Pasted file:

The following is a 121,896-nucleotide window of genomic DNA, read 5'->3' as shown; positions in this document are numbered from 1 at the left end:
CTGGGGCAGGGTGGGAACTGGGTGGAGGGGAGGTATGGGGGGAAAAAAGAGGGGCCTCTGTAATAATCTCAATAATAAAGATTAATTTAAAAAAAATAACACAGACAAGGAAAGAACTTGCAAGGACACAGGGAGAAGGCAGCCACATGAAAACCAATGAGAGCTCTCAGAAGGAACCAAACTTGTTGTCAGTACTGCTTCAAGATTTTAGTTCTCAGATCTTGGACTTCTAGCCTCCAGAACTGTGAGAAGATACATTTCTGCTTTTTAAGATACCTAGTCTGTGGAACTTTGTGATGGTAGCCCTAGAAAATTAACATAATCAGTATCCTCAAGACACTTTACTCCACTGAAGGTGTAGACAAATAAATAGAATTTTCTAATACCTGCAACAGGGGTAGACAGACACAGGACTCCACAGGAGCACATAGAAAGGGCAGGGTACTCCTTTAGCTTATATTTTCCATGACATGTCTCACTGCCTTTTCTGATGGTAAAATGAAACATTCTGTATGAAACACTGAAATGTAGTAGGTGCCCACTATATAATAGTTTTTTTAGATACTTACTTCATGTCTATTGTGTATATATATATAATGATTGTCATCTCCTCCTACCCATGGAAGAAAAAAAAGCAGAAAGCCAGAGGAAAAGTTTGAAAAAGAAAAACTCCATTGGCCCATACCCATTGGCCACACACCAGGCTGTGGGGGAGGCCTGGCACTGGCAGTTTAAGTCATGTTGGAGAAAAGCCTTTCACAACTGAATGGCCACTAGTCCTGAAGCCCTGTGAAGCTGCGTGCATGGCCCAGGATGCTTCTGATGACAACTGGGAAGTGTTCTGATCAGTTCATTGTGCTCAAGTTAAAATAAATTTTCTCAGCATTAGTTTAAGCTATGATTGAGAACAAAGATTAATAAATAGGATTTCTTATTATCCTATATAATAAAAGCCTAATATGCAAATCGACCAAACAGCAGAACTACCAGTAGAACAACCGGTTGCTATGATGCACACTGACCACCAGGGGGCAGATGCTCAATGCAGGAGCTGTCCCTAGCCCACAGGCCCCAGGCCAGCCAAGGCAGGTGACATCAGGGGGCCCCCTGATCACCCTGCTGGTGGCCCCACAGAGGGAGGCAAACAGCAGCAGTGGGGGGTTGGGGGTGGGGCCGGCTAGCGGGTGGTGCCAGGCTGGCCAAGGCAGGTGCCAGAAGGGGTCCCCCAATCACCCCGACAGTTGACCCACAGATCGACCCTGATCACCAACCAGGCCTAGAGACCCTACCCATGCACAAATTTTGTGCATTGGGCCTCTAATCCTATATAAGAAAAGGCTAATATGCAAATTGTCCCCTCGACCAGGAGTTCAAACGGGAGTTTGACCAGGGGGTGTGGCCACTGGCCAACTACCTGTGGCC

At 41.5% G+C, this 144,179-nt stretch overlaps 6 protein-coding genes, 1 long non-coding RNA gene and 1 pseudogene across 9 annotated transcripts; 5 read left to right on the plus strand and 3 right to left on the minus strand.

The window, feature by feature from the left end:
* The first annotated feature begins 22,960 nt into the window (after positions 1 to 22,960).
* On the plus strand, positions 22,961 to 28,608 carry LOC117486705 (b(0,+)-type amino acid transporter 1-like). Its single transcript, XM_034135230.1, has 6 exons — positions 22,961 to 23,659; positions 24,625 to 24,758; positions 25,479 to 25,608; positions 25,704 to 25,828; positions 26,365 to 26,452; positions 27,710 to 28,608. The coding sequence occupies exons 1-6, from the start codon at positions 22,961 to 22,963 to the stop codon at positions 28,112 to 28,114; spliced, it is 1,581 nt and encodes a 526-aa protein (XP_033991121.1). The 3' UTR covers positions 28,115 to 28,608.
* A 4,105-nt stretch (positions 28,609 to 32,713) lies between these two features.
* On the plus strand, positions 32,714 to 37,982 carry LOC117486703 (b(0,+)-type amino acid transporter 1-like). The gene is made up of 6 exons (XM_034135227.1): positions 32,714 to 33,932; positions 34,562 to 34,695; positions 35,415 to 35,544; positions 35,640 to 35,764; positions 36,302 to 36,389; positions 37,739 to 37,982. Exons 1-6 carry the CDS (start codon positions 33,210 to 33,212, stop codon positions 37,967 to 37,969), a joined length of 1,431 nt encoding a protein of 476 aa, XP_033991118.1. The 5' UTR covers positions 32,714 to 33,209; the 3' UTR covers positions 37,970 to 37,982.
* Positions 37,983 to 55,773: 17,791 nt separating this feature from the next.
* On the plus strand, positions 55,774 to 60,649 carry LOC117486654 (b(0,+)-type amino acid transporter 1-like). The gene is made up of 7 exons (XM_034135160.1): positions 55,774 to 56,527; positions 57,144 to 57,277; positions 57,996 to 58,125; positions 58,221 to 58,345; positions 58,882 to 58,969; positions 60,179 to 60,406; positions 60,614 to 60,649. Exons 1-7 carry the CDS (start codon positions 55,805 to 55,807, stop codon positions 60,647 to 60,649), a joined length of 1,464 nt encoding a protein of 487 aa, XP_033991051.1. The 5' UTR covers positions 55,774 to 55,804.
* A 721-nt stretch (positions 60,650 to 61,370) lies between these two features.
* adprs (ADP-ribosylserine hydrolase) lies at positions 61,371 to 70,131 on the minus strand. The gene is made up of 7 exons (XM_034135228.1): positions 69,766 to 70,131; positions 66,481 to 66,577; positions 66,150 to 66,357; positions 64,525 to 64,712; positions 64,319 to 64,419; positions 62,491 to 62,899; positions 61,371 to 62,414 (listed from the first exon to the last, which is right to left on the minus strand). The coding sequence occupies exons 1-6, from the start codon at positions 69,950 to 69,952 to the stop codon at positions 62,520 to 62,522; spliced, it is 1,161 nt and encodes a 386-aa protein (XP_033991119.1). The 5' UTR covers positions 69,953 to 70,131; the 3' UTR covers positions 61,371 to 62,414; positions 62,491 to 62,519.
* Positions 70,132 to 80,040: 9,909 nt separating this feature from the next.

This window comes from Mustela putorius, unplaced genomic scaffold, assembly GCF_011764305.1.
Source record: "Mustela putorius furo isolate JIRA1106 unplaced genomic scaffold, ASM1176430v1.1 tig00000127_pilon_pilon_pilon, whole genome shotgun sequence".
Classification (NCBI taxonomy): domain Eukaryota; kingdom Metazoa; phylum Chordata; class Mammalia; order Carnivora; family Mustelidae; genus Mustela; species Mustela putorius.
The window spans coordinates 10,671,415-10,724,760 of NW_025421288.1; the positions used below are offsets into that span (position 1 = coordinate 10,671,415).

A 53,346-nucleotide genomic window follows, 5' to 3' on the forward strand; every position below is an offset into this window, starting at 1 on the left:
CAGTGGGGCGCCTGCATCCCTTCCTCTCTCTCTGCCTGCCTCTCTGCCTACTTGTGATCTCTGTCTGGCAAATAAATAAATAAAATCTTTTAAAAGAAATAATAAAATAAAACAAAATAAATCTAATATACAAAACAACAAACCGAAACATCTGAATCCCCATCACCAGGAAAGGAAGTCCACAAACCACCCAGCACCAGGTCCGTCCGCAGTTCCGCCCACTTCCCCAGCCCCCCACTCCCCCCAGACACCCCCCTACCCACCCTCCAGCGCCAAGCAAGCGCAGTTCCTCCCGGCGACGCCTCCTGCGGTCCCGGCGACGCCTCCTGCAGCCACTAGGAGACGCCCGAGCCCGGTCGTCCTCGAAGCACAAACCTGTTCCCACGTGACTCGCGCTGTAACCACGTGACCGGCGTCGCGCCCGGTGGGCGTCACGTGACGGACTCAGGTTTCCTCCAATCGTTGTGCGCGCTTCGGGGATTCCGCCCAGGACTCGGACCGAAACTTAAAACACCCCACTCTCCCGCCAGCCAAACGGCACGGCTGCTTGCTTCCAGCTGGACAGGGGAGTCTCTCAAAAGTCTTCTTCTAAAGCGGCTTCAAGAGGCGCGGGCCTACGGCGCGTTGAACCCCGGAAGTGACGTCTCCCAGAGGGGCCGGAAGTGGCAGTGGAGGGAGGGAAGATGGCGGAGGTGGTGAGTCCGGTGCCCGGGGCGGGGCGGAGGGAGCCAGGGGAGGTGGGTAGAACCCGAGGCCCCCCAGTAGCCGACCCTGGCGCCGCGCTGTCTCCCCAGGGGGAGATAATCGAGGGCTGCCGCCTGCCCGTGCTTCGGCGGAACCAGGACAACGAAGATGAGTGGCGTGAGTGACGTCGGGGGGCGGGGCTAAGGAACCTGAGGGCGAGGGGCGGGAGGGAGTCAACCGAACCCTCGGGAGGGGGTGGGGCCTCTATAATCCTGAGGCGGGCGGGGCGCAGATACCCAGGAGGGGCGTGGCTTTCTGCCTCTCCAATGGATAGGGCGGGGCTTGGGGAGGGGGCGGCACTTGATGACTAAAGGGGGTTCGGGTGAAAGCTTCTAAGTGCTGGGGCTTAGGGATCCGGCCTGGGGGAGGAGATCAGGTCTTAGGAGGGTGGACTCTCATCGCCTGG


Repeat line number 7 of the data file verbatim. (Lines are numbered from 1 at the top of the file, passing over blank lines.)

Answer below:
* A 4,105-nt stretch (positions 28,609 to 32,713) lies between these two features.